Gale Sayers, Former Bears Running Back, Sues NFL


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Gale Sayers, former star running back for the Chicago Bears, has reportedly sued the NFL. The legendary runner sued the NFL on Friday, claiming the league negligently handled the injuries that he repeatedly suffered to the head. The Hall of Famer played in the league for seven years. The NFL has been blamed in a number of lawsuits before this, as the game of football continues to be extremely dangerous for players, especially quarterbacks and running backs.

Sayers was reportedly sent back into games after receiving a concussion, which is clearly the fault of the NFL and cannot be allowed. In the lawsuit he filed Friday in the U.S. district court of Chicago, he said that he has suffered headaches and short-term memory loss, since retiring from the league, reports the Chicago Tribune. Sayers spent his college career at Kansas and earned himself the nickname of "The Kansas Comet."

As a number of other players have also complained of the NFL withholding information, Sayers also mentions that the NFL didn’t do enough to warn him that playing through concussions could cause permanent brain damage. According to ESPN, at the end of August, the NFL came to a settlement relating to concussion-related injuries, among its 18,000 retired players. The settlement was a total of $765 million, which was designed to compensate victims, pay for medical exams and underwrite research.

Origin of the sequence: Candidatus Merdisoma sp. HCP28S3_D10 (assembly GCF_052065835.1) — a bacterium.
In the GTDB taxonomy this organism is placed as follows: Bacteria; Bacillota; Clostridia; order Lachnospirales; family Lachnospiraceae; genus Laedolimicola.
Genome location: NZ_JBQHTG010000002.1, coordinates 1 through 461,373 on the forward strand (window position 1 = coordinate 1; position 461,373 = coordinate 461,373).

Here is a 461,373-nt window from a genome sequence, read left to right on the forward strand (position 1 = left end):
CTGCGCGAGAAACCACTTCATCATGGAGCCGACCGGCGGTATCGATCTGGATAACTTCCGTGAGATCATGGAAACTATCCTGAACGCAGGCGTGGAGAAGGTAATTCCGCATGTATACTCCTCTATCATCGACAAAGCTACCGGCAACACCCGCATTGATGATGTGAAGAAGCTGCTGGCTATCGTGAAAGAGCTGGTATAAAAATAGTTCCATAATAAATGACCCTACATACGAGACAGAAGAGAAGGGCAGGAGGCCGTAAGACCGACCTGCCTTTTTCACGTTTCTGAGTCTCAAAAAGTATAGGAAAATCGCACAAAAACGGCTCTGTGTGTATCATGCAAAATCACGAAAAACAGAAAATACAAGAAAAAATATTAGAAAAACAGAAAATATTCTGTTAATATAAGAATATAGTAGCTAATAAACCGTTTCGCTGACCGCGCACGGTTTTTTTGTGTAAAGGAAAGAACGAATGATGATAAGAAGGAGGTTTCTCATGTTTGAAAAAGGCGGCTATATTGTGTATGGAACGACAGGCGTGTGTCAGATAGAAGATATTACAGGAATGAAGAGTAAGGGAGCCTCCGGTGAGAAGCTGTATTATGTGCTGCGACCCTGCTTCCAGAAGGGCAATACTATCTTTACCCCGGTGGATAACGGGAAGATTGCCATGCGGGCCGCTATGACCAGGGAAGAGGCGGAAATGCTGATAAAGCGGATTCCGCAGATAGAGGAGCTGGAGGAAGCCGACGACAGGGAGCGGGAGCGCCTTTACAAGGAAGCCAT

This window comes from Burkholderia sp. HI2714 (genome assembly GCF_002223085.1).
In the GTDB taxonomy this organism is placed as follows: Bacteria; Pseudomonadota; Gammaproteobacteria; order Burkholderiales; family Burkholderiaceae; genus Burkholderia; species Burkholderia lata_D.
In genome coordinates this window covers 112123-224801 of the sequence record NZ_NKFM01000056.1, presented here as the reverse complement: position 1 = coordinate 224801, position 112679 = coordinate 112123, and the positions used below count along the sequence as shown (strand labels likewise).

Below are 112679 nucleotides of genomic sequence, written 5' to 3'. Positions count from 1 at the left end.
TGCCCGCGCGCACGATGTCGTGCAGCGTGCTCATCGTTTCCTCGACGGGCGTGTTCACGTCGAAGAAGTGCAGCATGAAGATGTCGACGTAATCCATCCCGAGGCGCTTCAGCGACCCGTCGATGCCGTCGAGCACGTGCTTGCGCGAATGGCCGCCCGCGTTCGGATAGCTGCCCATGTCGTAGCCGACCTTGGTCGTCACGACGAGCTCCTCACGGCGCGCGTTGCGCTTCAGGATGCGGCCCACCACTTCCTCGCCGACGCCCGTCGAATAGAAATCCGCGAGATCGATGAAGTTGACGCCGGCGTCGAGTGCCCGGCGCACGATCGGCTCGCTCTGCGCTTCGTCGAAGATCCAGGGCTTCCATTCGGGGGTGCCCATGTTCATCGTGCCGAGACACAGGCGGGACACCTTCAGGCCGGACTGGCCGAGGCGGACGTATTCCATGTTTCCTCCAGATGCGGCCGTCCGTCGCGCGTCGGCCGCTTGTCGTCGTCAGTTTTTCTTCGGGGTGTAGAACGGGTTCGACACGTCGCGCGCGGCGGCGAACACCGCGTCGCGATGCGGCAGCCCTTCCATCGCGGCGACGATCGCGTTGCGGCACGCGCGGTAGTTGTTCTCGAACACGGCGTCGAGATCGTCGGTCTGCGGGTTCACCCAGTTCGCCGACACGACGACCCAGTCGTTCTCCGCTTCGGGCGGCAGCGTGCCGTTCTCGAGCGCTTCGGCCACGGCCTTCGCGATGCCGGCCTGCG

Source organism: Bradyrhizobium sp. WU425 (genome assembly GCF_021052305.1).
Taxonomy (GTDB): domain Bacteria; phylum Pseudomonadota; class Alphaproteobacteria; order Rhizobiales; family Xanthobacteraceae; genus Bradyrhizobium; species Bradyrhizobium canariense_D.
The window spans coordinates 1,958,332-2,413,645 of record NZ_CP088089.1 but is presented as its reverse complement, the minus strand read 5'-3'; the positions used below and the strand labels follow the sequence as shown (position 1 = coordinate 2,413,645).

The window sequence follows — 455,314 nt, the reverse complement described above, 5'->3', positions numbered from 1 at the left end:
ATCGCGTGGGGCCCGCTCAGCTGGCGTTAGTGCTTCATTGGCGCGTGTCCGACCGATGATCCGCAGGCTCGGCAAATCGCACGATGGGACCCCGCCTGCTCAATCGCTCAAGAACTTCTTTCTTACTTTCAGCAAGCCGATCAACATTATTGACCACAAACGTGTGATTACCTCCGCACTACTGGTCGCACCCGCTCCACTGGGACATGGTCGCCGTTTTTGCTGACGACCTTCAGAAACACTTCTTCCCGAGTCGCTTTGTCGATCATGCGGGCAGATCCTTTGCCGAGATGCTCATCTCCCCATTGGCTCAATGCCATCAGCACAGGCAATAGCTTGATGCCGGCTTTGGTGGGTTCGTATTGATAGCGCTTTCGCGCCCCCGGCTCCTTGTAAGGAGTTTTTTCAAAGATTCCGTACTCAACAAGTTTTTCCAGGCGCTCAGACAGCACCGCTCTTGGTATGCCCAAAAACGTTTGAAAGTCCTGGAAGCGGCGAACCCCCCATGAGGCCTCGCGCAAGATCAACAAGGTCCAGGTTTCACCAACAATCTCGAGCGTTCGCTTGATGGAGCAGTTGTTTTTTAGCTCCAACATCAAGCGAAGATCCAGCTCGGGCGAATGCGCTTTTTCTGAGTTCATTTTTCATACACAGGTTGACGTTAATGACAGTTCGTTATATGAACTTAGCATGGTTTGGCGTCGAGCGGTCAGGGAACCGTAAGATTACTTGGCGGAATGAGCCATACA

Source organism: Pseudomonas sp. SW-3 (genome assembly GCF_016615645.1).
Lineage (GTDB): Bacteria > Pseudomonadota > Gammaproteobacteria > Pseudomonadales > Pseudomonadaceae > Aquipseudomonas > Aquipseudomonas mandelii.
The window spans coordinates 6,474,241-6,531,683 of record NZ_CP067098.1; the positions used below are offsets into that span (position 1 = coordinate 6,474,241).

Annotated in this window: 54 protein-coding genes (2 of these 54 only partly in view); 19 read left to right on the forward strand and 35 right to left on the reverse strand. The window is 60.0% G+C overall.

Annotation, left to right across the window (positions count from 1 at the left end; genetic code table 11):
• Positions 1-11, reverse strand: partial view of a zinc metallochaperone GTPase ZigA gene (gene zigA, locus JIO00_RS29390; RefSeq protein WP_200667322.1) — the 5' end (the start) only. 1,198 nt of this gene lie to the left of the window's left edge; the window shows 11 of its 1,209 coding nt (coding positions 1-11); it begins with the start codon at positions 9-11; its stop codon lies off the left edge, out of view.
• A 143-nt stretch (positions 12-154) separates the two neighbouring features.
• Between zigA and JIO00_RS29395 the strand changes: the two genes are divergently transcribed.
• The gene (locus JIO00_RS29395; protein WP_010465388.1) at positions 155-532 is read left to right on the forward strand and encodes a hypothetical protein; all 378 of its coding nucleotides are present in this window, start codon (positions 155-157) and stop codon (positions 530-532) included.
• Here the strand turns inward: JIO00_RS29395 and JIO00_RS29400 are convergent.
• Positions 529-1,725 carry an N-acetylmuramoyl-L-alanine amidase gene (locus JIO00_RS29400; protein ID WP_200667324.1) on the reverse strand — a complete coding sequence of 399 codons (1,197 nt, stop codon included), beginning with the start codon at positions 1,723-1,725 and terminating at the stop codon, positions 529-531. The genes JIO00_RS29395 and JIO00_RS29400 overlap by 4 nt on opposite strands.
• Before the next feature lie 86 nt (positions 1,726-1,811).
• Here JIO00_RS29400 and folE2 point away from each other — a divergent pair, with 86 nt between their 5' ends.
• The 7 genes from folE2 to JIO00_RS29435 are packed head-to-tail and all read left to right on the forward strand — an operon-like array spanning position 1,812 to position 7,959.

One young fan who clearly doesn't get it, took to twitter and reacted to the news. It seems like he could have done a bit of research and realized that Sayers is clearly not the only one who has done such a thing. This is a very serious issue in the NFL and needs to be continually addressed as the injuries continue to pile up, especially in the current season.

His career with the Bears lasted from 1965-1972, when he earned five All-Pro honors and two rushing titles. Sayers was born in Wichita, Kansas, but was raised in Omaha, Nebraska. A couple of his major records include most touchdowns in a rookie season (22) and most touchdowns in a game (6). The lawsuit is also being extended to helmet maker Riddell, allegedly being blamed for failing to prevent repeated head injuries that he suffered while playing, states CBS Chicago.

Sayers' friendship with teammate Brian Piccolo and Piccolo's cancer was documented in the made-for-TV movie, Brian's Song. Brian's Song was originally released in 1971 when Sayers was still playing and was remade in 2001.

Image via Youtube